The coronavirus has infected every aspect of our lives. Our loved ones, small businesses, our global economies, governments, and our entire online discourse. People are on edge and exhausted, but they can’t look away from the screen. Updates are constant and confusing. Misinformation is everywhere. Some companies are cutting hours, some are going out of business, and others can’t keep up with demand as their products literally fly off the shelves from panic purchases.
The big question everyone in marketing is asking right now is what’s the appropriate response in this crisis? The question is a test that demonstrates how well we know the companies we represent—how to show people you’re helping without exploiting the virus for profit, how to keep trust in a time of uncertainty, how to offer relief in time of crisis, and how to support your employees, coworkers, and consumers. Every brand has a responsibility to communicate clearly and honestly right now. It’s a time to help people, not sell to them. Many brands are pulling insensitive ads, others are reworking their entire brand voice for the moment. Some are going radio silent, some are switching into PSA mode, some are launching charity campaigns, and others are acting like nothing is happening.
Guinness released an ad trying to lift spirits around the somber St. Patrick’s Day, saying “we’ll march again” with a pledge to donate $500k to local communities. Similarly, Jameson announced they would be donating $500k to the United States Bartender’s Guild. Ford announced that Ford Credit customers can defer payments. Burger King offered 2 free kids meals with any purchase. Sling TV is providing free news and entertainment content. Amazon set up a $5 million dollar fund to help small businesses, while Facebook is giving away $100 million in ads and cash grants to small businesses. Virtually every major company has taken some action by now, big or small.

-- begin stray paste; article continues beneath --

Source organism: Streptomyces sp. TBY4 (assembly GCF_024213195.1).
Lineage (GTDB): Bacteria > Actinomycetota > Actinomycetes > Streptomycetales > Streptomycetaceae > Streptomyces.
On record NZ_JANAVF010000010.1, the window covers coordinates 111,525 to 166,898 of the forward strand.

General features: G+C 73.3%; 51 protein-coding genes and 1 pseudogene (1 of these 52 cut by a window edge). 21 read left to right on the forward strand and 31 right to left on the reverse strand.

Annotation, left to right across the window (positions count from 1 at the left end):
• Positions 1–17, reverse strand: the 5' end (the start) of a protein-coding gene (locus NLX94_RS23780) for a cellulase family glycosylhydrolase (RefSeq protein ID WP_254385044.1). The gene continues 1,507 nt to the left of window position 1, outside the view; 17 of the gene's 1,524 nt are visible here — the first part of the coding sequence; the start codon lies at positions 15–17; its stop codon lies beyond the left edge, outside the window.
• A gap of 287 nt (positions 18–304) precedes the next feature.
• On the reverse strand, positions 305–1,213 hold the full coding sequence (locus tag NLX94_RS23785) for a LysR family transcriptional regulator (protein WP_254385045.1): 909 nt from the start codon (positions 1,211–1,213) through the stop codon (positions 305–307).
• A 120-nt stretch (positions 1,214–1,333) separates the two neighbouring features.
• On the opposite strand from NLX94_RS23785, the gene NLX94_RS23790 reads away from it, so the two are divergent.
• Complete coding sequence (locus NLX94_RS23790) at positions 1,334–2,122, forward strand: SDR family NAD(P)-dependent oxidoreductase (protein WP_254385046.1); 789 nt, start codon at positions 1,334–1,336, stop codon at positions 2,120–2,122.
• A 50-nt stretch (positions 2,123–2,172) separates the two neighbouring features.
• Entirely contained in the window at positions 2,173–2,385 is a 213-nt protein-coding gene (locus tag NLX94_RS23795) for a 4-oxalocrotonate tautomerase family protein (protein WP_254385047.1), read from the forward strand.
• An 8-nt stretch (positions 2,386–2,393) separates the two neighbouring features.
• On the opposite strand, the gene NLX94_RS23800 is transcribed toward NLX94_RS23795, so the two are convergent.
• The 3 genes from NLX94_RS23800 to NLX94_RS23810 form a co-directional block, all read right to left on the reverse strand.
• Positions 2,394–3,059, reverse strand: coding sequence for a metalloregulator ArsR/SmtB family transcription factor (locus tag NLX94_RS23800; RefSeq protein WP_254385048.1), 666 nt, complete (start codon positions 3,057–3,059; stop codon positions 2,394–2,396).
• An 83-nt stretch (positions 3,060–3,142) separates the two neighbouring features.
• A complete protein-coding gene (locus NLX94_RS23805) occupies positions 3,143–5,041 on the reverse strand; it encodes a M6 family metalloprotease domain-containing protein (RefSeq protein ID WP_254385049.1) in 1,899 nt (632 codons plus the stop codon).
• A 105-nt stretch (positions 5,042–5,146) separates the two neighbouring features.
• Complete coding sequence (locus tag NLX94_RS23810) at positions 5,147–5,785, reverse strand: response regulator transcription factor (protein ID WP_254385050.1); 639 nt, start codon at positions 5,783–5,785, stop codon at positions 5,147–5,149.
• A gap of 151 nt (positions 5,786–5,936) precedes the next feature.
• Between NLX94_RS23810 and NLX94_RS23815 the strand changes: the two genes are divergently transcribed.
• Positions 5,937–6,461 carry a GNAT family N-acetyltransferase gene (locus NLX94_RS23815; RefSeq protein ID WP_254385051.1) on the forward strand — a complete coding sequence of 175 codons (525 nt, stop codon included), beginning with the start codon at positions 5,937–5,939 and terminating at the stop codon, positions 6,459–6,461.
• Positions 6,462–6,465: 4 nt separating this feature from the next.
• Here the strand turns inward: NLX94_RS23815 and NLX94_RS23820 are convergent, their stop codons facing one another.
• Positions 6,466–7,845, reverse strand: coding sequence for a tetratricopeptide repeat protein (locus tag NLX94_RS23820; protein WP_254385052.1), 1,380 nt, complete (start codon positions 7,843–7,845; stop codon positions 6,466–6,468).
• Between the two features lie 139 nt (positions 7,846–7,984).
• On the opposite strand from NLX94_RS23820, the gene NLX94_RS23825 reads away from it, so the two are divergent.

In the age of social media, brands have entwined into every aspect of our lives, humanizing themselves, becoming a regular part of pop culture, and boosting the online economy with advertiser dollars to keep our social media usage free. Due to this integration and personal connection, they’re socially obligated to participate amidst this crisis. For years now we’ve seen brands take on new life through meme-centric twitter accounts, personified mascots, influencers, and beyond. Now we’re seeing them shift those voices amidst crisis and put their money where their mouth is.
The majority of people are just looking for solidarity in these trying times. If your brand isn’t tonedeaf and offers that to people in some genuine, helpful form, they’ll accept it. This is a chance for brands to embody their values through action, to be a positive influence in their community and to continue to build trusted relationships. Outside of monetary support, offer something of substance. Provide credible updates. Share helpful tips. Remind people to go on walks, exercise, meditate, and anything else that offers mental clarity. Don’t be afraid to offer up basic needs to people, like food, sanitation products, or entertainment. Everyone is looking for comfort right now.
Inaction is still an action. How is your brand responding? The world is watching.